Charlie's Good Year
Copyright 2022 by Valerie Forde-Galvin
Drawing of Charlie by
say that relationships hold up the mirror and teach you something
about yourself. Well, Charlie did this and more. Charlie possessed
courage, style, and joie de vivre. Sufficient unto himself, Charlie
had chutzpah. And Charlie passed it on. Yes, Charlie came into my
life to remind me of who I am and who I could become.
was sunrise when Charlie announced his presence. Sometime around five
o'clock one morning in May I first heard his voice. His was a
jubilant greeting to a sun revived out of darkness. With some
assistance from awakening sparrows and finches, he called the day
into being. His crowing continued at fifteen minute intervals until
my sleep dulled senses concluded that there was a rooster somewhere
outside my window.
had only been a few months since I moved out into the country,
trading in a twenty-six year marriage for safety and well-being. I'd
pretty much adapted to life in this rural community where the sounds
of animals and farm machinery provided a charming pastoral
background. However, calculating sound distance, I realized that this
commotion was not issuing from the neighboring farm half a mile down
the road. Charlie's squawking echoed through the dry old bones of the
barn attached to my rented farmhouse and, well before the sun emerged
from its slumbers, I was fully awake.
waited until full daylight before greeting my newly arrived guest.
Fortified with a proper breakfast and dressed in my barn clothes, I
ventured out to investigate. I wasn't prepared for what I saw;
Charlie's appearance did not match the grandeur of his voice. Lame
and bald, featherless from his comb to his cape (that's mid-back in
rooster anatomy), he was a pitiful sight.
recalled my former attempts at poultry farming and realized that
Charlie showed evidence of natural selection. In a flock, the older
and weaker birds are often attacked by stronger, healthier members,
hence the term “pecking order.” If a rooster can't defend
himself, he no longer has a place in the flock and is eventually
pecked to death. Charlie's sparse plumage indicated that he was
definitely past his prime and had become a target for the young and
Charlie apparently possessed a higher intelligence than your average
fowl. For self-preservation he had walked away from his dysfunctional
family and taken to the road. Now, if you've ever seen a chicken
walk, you can understand that his journey toward freedom could not
have been easy. In chicken metrics, that half mile from the
neighboring farm must have seemed to Charlie like half a marathon.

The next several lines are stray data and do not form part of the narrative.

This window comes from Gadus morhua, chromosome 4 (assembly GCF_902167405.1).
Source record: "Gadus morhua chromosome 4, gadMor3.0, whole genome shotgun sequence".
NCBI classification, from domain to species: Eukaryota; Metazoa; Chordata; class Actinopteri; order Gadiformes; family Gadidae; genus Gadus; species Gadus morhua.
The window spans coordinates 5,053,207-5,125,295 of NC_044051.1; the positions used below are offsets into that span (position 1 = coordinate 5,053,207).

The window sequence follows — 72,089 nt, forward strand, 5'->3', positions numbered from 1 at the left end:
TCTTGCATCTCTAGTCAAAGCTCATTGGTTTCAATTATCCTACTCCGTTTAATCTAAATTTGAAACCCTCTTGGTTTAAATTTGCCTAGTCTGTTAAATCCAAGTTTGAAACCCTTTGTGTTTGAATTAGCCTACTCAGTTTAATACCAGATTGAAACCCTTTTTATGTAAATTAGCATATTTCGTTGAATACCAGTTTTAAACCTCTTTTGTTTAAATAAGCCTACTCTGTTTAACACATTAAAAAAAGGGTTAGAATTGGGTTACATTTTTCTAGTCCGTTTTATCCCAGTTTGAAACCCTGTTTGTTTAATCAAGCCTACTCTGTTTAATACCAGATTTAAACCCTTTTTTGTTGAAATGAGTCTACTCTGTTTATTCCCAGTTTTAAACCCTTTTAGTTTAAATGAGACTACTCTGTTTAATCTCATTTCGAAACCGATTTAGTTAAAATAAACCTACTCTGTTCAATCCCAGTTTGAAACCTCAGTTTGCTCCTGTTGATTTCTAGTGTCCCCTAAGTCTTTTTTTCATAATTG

Yet he persevered.
recently removed myself from an abusive marriage, I could relate.
Walking away was my only option too. My flight to
some courage but, compared to Charlie's ordeal, I went first class.
I empathized with this fellow seeker, it took me a while to fully
grasp Charlie's intentions. I first assumed that, in his senility,
this rooster had just strayed too far from home and was using my barn
for shelter until he could get his bearings and eventually find his
way back to his farm. However, the days passed and he stayed on. I
recognized that, like me, Charlie was in survival mode. For both of
us there was no going back.
I scrabbled for subsistence in my brave new world, so did my newly
acquired rooster friend. I was just barely managing, eking out a
precarious living as a yoga teacher and therapist. And now here was
Charlie, managing as best he could with whatever his new surroundings
offered. He nibbled at weeds in my garden and occasionally pecked out
a worm or two. But he was still hungry and followed me around,
waiting for me to get the picture. Back at his former home, humans
would have supplied him with grain and he expected me to do the same.
In time I began to understand that Charlie had moved in for good and
had appointed me as his caretaker. I experimented with sprinkling
various grains out on the driveway for him. As a vegetarian, I had an
assortment of bulgur, oats, and barley to share. Charlie ravenously
scarfed up my offerings.
was good to see Charlie happily strutting and pecking his way around
the yard but, at the same time, I realized that he was depleting my
own food supply. I couldn't keep up with this rooster's ravenous
appetite. It was time to get serious about Charlie's nutritional
needs. So off I went to the local feed store to ask what sort of fare
would please an old rooster. No spring chicken myself, I had to
assure the clerk that I was indeed speaking about an old bird and not
an aging husband with a fiber deficiency.
the months that followed I became a regular customer at the feed
store, hauling home my twenty-five pound sacks of grain. I had become
a chicken farmer. And I began to see results in my flock of one.
Charlie's condition was gradually improving. Instinctively he
supplemented his diet of grains with slimy tidbits scratched from the
yard. As I watched him grazing in my flower garden, feasting on
insects and worms, I chose to believe that he was helping to keep my
garden free of pests and so gladly sacrificed the occasional plant to
transformation was amazing. His feathers grew back. His scrawny
little chicken body filled out. By midsummer Charlie had reclaimed
his former rooster majesty. He walked now with confidence like a
proper king of the barnyard, his iridescent black head held high.
not strutting through the yard, he enjoyed basking right in the
middle of my flower bed. His lustrous feathers glistened like onyx